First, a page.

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Dutch court orders Facebook to identify revenge porn poster

Facebook has a legal obligation to provide information about a user who posted a revenge porn video on the site, a Dutch court has ruled

A Dutch court has ordered Facebook to identify a user who posted a revenge porn video on the social networking site or face a search of its servers by investigators.

Revenge porn usually refers to the posting of sexually explicit images on social media to embarrass former partners, but is also making its way into the enterprise, according to a former FBI officer.

Both forms of revenge porn are also being used to extort money from targets in exchange for removing the content.

The FBI has seen cases where disgruntled employees seeking revenge have paid hackers to inject child porn into managers’ computers, former FBI Computer Intrusion Unit head Don Codling told a Storm Guidance seminar in London.

In the Dutch case, a 21-year-old woman from the town of Werkendam sued Facebook after an explicit video featuring her and a former boyfriend was posted on the site in January 2015.

Although the video was removed from Facebook a month after it was posted, cached versions can still be found on the internet.

In June, Google changed its policy to remove revenge porn from search results on request by the target of the attack.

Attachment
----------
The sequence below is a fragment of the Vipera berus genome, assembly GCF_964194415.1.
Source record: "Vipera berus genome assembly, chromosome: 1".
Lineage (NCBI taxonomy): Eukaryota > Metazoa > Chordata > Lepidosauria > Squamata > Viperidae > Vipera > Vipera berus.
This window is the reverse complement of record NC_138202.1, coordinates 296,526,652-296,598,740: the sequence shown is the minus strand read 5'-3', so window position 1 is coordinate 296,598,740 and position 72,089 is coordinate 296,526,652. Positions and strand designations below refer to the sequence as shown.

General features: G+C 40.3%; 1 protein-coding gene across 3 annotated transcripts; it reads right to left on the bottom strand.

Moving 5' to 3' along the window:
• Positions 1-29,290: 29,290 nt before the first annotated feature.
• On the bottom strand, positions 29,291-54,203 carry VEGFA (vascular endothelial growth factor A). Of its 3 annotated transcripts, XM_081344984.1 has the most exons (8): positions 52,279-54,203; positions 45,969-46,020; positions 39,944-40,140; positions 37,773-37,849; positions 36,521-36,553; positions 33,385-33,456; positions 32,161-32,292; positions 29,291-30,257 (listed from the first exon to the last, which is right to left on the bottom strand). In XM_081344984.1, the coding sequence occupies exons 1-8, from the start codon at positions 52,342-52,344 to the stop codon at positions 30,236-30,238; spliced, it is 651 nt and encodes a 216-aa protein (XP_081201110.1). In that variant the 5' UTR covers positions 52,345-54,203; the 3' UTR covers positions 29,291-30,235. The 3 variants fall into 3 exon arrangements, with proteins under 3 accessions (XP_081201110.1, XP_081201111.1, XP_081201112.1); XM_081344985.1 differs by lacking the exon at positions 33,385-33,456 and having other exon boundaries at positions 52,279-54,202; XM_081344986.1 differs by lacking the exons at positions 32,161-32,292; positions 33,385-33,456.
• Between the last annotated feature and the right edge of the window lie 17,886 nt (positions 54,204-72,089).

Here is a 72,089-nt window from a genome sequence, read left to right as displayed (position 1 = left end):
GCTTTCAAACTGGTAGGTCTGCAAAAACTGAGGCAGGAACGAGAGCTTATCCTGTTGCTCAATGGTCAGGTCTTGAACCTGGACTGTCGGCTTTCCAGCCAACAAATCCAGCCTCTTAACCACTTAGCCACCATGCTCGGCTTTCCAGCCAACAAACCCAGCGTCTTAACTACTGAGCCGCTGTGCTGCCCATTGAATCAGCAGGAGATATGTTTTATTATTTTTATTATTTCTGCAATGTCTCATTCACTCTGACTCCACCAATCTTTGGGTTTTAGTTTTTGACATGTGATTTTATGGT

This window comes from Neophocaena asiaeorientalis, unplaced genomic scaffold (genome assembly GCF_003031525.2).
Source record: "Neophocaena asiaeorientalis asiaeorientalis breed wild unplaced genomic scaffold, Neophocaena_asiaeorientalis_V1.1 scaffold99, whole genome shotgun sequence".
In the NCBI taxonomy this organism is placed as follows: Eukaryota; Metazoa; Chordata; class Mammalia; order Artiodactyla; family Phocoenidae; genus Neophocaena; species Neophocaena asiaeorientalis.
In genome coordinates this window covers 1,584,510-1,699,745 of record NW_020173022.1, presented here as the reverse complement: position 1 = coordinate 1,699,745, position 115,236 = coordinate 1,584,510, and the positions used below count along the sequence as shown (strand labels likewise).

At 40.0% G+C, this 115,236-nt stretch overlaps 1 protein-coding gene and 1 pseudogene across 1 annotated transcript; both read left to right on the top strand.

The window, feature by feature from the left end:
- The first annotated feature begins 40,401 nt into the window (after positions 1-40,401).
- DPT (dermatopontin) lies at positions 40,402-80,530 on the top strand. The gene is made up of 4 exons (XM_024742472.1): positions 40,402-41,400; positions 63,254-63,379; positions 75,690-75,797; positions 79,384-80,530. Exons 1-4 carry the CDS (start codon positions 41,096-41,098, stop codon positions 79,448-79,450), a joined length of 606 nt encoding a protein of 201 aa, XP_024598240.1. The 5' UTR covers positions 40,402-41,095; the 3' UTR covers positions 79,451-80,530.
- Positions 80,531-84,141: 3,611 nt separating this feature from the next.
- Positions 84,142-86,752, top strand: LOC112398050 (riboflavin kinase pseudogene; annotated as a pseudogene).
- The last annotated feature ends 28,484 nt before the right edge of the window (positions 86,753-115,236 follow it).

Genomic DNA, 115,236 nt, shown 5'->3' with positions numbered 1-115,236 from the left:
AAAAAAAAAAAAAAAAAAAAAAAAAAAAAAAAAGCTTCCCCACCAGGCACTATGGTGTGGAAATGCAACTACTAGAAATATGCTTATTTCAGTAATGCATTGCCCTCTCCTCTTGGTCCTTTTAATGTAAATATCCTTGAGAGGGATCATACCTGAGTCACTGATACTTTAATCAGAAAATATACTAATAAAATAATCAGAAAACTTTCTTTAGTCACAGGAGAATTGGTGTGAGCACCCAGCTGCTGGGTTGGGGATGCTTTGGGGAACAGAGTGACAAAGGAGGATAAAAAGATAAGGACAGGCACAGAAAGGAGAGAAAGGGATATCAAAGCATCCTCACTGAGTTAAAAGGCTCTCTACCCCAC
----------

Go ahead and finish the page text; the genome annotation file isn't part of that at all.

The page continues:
The Dutch court has given Facebook two weeks to identify and provide contact and other details of the user who posted the video. The former boyfriend in the video has denied posting it to Facebook.

But Facebook claims it does not have details of the user after the account used to post the video was deleted, but the woman’s lawyers dispute this, saying Facebook “records everything”.

"Facebook has a legal obligation to provide the information because the unknown person acted illegally and the information cannot be obtained elsewhere," the Dutch court ruled.

If Facebook fails to provide the requested details, the court has ordered an investigation by an independent third party to verify that the data is gone and no longer traceable.

Facebook told Reuters in a statement that the "offending account was ultimately deleted before we received any request for user data.

“We deeply empathise with the victim's experience and share her desire to keep this kind of non-consensual imagery off of Facebook," the social networking firm said.

As revenge porn has become increasingly common, legislation has been passed in various countries to criminalise the practice, including the UK, Germany, Israel and 18 US states.

UK legislation providing up to two years’ imprisonment for revenge porn offenders was introduced in February 2015 as an amendment of the Criminal Justice and Courts Act 2015.

In 2014, there was a call for criminalisation of the practice by UK charities, including Women’s Aid, which said revenge porn was a form of coercive control that is central to domestic violence.

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